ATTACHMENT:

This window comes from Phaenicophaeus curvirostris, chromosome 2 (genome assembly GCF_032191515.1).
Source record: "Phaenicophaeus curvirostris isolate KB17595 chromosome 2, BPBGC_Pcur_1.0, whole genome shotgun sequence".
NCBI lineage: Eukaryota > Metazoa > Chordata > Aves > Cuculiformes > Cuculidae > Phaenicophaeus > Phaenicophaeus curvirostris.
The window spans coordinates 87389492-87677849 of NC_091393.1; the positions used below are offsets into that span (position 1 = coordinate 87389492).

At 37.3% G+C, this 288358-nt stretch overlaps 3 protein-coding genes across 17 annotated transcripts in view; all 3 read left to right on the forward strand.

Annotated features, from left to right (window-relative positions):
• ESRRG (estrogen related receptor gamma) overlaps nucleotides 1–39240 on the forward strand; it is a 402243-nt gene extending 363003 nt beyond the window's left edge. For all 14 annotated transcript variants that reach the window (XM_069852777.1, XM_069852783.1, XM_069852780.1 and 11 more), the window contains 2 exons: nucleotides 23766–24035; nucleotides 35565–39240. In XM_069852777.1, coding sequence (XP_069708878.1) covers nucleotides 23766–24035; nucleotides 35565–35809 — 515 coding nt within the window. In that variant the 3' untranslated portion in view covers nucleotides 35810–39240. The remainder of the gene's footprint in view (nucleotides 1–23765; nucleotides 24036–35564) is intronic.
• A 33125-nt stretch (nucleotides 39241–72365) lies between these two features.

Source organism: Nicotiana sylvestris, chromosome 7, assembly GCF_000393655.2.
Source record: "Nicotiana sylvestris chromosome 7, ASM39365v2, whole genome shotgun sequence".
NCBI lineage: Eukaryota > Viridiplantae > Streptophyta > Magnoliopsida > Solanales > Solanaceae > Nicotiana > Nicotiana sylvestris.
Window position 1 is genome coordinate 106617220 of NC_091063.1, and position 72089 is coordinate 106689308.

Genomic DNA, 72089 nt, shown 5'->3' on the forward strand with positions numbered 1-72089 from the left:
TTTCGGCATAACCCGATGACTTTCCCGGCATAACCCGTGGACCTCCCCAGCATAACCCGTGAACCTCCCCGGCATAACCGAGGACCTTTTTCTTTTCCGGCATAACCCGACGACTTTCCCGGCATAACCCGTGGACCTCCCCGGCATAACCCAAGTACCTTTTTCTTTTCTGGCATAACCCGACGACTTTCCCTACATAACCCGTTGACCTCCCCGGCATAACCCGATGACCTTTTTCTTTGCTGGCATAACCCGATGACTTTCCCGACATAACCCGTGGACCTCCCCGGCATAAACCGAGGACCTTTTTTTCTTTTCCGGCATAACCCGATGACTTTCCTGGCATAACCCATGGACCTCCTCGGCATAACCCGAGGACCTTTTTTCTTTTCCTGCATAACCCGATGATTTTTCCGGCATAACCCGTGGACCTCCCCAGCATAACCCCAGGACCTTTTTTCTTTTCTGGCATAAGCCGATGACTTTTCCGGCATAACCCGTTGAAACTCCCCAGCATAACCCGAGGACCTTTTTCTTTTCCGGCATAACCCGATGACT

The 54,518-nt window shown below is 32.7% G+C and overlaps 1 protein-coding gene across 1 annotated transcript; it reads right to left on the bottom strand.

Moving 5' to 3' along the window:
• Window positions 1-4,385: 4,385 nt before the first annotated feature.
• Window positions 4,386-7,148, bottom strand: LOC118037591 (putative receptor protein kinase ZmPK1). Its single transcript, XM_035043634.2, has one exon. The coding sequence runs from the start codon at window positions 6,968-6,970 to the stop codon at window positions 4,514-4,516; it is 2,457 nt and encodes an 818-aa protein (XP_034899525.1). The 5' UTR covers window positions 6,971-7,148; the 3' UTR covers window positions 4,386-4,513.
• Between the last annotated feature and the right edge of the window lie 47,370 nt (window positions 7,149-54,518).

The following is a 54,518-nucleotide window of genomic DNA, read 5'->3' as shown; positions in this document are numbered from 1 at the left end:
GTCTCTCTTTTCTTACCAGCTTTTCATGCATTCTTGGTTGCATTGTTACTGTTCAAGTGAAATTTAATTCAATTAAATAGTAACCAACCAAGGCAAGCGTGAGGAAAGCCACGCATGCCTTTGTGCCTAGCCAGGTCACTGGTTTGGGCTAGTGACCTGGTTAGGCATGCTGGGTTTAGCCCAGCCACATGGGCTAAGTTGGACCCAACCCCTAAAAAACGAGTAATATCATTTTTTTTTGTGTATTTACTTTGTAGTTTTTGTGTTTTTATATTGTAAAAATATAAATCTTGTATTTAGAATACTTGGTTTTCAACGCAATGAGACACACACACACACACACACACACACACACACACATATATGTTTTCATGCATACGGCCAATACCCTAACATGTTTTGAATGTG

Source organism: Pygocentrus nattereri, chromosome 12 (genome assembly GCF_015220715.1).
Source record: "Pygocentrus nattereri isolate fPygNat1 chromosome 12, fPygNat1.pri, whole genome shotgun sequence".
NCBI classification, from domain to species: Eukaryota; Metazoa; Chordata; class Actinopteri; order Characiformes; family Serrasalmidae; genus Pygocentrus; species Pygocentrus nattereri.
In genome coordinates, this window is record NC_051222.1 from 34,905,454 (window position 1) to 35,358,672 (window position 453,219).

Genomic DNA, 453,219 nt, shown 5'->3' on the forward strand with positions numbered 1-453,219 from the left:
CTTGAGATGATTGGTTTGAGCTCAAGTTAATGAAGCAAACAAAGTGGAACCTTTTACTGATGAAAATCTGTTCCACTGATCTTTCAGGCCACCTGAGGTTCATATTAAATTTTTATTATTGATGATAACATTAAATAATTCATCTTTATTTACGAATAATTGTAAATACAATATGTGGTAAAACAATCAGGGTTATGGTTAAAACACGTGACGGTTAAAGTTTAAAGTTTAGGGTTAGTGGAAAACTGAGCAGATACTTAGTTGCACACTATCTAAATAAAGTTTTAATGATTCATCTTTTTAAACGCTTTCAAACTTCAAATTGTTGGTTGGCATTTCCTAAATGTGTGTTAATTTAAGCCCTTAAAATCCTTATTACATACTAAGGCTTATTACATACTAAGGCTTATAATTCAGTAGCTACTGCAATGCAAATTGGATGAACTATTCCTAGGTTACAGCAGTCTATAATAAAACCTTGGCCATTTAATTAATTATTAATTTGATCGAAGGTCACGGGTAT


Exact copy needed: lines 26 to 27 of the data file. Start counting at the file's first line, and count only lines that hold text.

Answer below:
Genomic DNA, 453,219 nt, shown 5'->3' on the forward strand with positions numbered 1-453,219 from the left:
CTTGAGATGATTGGTTTGAGCTCAAGTTAATGAAGCAAACAAAGTGGAACCTTTTACTGATGAAAATCTGTTCCACTGATCTTTCAGGCCACCTGAGGTTCATATTAAATTTTTATTATTGATGATAACATTAAATAATTCATCTTTATTTACGAATAATTGTAAATACAATATGTGGTAAAACAATCAGGGTTATGGTTAAAACACGTGACGGTTAAAGTTTAAAGTTTAGGGTTAGTGGAAAACTGAGCAGATACTTAGTTGCACACTATCTAAATAAAGTTTTAATGATTCATCTTTTTAAACGCTTTCAAACTTCAAATTGTTGGTTGGCATTTCCTAAATGTGTGTTAATTTAAGCCCTTAAAATCCTTATTACATACTAAGGCTTATTACATACTAAGGCTTATAATTCAGTAGCTACTGCAATGCAAATTGGATGAACTATTCCTAGGTTACAGCAGTCTATAATAAAACCTTGGCCATTTAATTAATTATTAATTTGATCGAAGGTCACGGGTAT